Sunday at 7:30 am won’t find any of us in bed. Generally, I treasure Sunday mornings for their leisure. Bird will probably wake up 6 am this Sunday. We are off to a gymnastics meet. If you’ve followed for long, you know how much Bird has dreamed about this day.
I’ve struggled since the beginning of last summer with gymnastics. Clearly my oldest is smitten, bitten by the uninvited bug of gymnastic passion. The sport is pricey and dangerous. But what sport, done intensively, doesn’t have a long list of risks? If her ambition was modeling, I would worry and fret about that. I can’t stomach the fees or letting gymnastics destroy two or three family dinners a week, not yet. I can’t let a sport take my girl away at such a young age. Yet, anyone who studies any sport or art to the point of recognizable success gives many things up, how do you choose when? I still don’t know, but for now, God changed the course I thought we were on, at least temporarily.
I watched Bird all fall and ached. Her flipping, balancing, upside-down passion didn’t wane. There were many nights of tears. Bird wondered why God wouldn’t let her compete–she had Olympic dreams. She knew He could change her parents hearts and provide the money. She knew multiple girls whose parents let them compete. Every night, since this summer, Bird ended prayer time with a request that God would let her compete. I listened and winced –doubting there was any competition in her future. Sometimes in my daydreams I would get a job so she could compete, or money would come from somewhere and I could hand her, her dream. But even if the money came, I wasn’t convinced that so much time away from us (6-12 hours a week) was healthy.
And then there were stories I’d stumble upon in magazines, about girls who quit gymnastics only to worry about the lack of time working out and turn to eating disorders as an answer. I never found answers to my questions, but I found contentment, because regardless of the other issues, the money wasn’t there. By December, I think both Bird and I had peace. God was in control. Even if she never competed, this passion and skill had a purpose we couldn’t see.
In March, I stopped the coach to let him know Bird loved his class. He’s a good teacher and I wanted to encourage him. He’s thoughtful too, passing down his daughter’s used grips (for bar) so we wouldn’t need to buy new ones. Coach responded with, “Maybe Bird would like to do a fun meet?” Fun meets are what kids do in the early stages of competition. They perform routines, get judged but there isn’t a state-wide ranking and coaches can be right next to them, helping them stay calm and remember the moves. Generally only kids enrolled in the pre-team competitive programs participated.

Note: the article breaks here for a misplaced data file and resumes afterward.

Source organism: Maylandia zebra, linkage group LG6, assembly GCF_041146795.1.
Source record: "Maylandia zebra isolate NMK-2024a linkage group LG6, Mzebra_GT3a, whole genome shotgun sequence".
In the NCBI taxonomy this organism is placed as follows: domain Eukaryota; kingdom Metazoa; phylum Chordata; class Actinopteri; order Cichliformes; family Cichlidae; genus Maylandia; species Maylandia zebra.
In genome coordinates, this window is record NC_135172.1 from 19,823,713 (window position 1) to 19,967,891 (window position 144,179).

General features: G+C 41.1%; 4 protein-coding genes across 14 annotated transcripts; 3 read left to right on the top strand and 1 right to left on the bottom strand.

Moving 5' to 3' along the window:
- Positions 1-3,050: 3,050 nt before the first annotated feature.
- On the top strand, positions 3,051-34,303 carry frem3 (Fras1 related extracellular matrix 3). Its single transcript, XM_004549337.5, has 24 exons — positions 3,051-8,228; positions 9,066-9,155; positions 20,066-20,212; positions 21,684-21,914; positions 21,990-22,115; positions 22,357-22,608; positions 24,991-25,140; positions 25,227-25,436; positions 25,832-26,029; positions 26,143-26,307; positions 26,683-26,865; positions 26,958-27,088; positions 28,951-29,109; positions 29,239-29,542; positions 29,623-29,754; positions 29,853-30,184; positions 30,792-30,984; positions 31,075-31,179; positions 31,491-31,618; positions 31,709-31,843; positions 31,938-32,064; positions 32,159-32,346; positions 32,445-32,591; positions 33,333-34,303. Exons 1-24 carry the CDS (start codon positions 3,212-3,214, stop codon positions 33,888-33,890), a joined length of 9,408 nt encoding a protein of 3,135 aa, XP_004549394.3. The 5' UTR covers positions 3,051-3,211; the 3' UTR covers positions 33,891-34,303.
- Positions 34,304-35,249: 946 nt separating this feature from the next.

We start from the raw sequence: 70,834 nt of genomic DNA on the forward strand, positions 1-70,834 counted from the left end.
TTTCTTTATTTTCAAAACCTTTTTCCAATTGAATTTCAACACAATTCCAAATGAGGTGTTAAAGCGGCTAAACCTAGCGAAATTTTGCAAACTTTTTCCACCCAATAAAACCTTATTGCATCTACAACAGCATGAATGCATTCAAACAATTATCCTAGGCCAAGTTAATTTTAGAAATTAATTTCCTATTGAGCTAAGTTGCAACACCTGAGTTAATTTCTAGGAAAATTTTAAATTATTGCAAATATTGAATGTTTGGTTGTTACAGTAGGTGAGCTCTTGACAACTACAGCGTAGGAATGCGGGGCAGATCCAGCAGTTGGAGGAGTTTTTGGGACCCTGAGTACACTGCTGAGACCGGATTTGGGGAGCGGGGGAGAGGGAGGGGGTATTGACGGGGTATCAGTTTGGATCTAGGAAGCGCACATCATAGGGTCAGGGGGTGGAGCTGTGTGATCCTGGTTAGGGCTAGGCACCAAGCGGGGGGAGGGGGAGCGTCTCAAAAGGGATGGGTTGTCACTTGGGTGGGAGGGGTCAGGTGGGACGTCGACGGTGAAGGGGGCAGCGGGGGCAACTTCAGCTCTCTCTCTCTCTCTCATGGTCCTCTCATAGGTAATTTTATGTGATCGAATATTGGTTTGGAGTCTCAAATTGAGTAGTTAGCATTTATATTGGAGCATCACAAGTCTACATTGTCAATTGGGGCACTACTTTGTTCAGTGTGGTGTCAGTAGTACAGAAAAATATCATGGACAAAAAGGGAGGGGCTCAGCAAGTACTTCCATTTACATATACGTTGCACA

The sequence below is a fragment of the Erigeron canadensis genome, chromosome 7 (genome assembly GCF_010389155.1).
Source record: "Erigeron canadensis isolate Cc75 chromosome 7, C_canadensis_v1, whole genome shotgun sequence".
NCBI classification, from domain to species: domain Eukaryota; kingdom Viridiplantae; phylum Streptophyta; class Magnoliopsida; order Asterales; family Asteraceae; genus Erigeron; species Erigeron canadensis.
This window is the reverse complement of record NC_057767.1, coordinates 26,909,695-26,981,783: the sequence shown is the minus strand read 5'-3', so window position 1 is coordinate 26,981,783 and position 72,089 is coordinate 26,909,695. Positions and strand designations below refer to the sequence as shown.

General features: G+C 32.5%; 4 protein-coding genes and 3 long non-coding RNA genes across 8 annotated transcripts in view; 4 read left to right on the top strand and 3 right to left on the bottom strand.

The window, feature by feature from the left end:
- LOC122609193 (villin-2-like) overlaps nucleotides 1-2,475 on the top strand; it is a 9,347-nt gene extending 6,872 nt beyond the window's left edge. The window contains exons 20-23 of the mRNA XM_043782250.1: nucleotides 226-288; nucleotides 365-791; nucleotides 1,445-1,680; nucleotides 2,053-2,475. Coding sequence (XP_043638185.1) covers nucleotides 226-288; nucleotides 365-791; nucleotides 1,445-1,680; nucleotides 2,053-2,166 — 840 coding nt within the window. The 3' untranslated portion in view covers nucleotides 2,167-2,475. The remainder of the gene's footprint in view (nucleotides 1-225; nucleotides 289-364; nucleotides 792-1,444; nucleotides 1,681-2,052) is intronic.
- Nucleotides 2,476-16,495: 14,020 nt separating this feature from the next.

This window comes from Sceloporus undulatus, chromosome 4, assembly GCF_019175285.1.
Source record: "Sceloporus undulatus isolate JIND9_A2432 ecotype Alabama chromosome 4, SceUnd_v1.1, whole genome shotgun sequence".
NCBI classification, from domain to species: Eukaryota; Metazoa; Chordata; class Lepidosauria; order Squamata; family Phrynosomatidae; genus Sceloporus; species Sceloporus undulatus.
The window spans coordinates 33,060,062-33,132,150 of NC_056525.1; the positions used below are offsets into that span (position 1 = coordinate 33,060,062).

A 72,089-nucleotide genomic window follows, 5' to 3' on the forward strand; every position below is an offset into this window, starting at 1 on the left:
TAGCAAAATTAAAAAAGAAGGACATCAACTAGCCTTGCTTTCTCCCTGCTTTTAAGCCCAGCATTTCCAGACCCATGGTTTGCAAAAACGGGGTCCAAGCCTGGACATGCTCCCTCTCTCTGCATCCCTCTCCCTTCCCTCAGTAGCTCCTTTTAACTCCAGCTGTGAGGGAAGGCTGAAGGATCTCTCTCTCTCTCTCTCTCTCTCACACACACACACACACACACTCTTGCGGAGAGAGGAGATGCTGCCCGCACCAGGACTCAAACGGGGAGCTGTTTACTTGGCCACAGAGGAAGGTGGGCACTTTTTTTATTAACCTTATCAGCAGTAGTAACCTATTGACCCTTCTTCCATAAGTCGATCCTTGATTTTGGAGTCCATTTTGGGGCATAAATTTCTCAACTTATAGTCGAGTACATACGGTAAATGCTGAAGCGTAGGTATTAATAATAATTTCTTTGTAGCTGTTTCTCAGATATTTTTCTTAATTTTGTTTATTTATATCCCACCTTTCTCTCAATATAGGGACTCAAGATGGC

Bird heard Coach and started springing up and down while her eyes welled up with happy tears. Hesitant and uncertain, I asked questions. He thought she could learn the routines during her regular training hours. Perhaps she could participate in one meet without much extra cost to us. Almost crying myself, I said thank you and that we would check with my husband.
To my surprise, husband gave a green light. Was it wise to let her compete in one meet? Would it just make her more upset in the long haul? The momentum was too strong now, Hadley believed God had answered her prayers. There was no turning back.
Weeks went by. Hadley learned no routines, but she was planning on this meet. Questions were flying through my mind. I finally stopped Coach, asking him about his plans and timidly expressed my hope that this meet wouldn’t be an emotional disaster. He explained the unanticipated difficulty of finding time to instruct Bird one on one with nine other girls in the class. But his plan far exceeded any of my imagined solutions. Bird has now received over five hours of free one-on-one or one on two private instruction time.
I feel indebted to the two coaches who have helped her. I don’t really understand why we are receiving so much generosity. Sometimes I go to dark places wondering about alterior motives, but then I remember a big God who heard a little girl and a big God who heard a mother plead with him to make her daughter’s faith real, and I know this is one step on the journey. And in truth, I am in no way obligated to this gym, though I do sing their praises regularly.
So think of us Sunday. Pray for us. I will be sitting in the audience, tensing my back and forgetting to breath when the hardest parts of a routine happen. This faith wave leaves me unable to plan or anticipate, grateful to know a God who can provide glorious riches beyond what we can imagine.